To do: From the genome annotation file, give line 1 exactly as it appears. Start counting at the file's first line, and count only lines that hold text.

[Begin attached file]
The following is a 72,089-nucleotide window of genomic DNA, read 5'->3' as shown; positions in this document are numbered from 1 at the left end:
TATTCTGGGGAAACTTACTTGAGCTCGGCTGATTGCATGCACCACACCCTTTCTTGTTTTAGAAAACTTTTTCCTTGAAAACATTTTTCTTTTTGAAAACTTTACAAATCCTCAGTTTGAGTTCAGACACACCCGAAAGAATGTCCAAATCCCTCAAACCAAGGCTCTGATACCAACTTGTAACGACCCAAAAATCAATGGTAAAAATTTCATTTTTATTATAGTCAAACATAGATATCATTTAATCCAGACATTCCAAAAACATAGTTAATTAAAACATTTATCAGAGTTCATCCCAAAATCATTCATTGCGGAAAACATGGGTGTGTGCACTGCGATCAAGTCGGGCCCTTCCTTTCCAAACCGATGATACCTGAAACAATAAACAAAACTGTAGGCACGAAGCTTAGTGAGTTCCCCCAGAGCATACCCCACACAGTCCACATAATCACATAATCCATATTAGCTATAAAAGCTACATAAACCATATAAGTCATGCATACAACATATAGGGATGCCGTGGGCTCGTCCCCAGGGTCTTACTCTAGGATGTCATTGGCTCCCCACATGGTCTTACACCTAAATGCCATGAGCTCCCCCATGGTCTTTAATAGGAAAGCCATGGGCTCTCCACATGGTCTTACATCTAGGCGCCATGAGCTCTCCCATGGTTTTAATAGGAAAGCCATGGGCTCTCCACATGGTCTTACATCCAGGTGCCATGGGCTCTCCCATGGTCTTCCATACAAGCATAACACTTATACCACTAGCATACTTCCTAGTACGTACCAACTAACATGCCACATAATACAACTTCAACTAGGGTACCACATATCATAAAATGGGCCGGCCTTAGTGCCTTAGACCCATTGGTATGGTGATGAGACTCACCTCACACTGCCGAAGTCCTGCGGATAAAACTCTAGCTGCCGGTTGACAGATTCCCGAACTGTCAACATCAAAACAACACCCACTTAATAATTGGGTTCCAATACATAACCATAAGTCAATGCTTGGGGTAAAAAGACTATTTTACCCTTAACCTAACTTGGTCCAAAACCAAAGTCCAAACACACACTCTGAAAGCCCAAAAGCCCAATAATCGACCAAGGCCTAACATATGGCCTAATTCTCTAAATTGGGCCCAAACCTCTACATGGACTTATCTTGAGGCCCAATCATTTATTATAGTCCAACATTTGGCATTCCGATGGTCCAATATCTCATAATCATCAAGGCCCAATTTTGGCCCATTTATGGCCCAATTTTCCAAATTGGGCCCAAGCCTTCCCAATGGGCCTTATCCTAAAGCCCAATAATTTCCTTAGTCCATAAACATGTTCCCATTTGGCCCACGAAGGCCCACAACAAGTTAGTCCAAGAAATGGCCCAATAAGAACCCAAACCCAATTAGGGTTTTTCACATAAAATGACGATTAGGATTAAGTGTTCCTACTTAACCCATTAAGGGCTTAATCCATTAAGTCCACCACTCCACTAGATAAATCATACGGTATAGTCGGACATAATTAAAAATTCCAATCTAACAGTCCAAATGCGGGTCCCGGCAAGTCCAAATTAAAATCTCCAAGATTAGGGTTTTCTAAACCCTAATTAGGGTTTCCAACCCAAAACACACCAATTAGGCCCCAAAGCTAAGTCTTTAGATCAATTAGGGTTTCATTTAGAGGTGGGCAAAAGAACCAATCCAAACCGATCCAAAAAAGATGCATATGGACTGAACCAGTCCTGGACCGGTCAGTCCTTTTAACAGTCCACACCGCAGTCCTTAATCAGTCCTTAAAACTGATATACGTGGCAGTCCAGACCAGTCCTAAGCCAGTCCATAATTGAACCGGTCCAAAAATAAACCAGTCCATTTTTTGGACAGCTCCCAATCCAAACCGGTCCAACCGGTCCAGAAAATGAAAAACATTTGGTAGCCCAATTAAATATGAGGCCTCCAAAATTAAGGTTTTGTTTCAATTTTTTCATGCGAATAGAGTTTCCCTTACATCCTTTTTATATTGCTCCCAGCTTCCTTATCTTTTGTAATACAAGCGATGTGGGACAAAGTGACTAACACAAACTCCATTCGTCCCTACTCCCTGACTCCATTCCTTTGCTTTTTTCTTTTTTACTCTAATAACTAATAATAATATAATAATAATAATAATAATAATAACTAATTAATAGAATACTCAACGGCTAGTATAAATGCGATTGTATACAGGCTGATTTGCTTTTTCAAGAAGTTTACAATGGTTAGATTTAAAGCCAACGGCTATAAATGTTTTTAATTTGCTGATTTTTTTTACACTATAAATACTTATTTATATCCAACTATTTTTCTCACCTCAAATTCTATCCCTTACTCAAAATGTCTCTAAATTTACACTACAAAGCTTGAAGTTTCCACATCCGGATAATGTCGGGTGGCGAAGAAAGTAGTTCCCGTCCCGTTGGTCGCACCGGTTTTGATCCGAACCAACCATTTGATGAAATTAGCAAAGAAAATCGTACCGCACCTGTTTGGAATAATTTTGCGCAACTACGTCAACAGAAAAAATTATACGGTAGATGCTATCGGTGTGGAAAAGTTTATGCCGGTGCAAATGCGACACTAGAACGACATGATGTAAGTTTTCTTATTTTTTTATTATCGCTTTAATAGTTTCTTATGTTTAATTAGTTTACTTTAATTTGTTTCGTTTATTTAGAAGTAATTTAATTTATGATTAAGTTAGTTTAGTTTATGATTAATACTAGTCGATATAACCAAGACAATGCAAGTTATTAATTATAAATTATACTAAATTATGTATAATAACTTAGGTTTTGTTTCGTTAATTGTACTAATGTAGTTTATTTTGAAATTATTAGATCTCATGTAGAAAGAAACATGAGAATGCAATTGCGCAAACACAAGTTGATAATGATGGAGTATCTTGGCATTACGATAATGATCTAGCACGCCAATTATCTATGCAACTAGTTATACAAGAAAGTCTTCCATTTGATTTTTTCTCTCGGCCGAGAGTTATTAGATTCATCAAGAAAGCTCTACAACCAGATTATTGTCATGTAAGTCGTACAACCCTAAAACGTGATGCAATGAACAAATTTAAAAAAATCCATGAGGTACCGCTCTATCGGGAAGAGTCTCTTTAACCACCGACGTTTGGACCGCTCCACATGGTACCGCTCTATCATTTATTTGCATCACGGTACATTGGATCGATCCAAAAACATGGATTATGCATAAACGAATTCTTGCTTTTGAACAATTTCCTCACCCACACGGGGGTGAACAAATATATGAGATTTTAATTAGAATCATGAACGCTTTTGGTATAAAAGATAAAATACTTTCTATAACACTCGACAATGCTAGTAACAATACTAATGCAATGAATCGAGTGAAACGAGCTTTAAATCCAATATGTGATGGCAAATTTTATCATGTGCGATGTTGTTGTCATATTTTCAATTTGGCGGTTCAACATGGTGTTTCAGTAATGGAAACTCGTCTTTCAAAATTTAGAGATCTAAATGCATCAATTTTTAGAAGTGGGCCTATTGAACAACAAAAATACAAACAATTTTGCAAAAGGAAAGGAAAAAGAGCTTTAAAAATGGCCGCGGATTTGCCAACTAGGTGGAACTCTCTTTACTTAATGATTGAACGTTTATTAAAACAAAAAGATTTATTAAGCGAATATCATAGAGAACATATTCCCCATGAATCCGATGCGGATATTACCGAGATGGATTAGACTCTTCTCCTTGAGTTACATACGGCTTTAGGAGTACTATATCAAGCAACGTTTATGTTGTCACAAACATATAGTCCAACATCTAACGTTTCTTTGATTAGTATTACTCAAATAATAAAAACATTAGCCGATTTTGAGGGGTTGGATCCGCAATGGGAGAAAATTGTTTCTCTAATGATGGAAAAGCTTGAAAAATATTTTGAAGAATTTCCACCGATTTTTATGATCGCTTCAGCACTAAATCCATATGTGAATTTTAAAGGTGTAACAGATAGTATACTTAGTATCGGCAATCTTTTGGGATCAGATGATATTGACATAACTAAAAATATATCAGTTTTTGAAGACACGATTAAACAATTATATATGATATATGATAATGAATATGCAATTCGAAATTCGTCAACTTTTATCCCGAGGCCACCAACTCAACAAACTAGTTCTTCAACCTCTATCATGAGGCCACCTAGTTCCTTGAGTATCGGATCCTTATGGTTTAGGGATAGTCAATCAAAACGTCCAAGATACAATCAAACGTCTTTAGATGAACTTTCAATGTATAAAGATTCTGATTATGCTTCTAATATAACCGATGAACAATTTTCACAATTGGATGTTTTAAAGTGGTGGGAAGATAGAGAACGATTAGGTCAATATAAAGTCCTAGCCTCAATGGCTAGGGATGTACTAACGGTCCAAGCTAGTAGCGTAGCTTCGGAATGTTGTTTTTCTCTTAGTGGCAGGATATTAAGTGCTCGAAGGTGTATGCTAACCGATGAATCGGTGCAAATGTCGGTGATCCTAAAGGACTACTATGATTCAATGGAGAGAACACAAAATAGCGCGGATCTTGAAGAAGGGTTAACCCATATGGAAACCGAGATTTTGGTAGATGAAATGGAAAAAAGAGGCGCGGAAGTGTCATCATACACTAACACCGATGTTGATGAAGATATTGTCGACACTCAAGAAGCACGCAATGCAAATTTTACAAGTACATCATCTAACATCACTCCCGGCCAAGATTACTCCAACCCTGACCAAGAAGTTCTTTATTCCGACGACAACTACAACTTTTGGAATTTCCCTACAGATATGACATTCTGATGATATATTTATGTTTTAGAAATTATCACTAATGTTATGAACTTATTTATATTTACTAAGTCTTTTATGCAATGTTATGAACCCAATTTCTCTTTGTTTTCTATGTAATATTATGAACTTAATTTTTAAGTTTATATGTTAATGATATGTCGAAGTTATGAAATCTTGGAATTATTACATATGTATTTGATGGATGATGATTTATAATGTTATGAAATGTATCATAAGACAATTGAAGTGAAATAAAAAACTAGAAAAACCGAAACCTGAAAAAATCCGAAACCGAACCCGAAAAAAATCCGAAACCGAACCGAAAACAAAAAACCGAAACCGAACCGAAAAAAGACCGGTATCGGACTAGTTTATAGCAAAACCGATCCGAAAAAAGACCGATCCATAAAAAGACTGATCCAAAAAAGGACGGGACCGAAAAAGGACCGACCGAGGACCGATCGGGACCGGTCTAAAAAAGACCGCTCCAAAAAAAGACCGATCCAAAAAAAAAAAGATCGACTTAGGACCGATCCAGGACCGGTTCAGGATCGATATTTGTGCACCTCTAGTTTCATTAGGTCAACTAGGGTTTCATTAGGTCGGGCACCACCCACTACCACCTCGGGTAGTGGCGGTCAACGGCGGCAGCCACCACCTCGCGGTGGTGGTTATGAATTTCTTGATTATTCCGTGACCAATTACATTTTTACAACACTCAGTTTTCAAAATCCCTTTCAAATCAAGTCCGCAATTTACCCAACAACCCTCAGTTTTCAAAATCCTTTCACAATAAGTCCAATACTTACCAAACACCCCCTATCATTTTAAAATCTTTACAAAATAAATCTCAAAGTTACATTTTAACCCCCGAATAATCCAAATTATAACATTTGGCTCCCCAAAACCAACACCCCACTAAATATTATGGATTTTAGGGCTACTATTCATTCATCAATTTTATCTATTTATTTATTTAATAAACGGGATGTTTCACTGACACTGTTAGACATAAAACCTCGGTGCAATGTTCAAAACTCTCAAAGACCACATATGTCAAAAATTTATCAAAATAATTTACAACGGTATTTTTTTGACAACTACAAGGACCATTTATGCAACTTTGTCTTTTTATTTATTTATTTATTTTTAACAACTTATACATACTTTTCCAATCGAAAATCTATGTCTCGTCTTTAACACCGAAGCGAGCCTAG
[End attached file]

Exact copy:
The following is a 72,089-nucleotide window of genomic DNA, read 5'->3' as shown; positions in this document are numbered from 1 at the left end: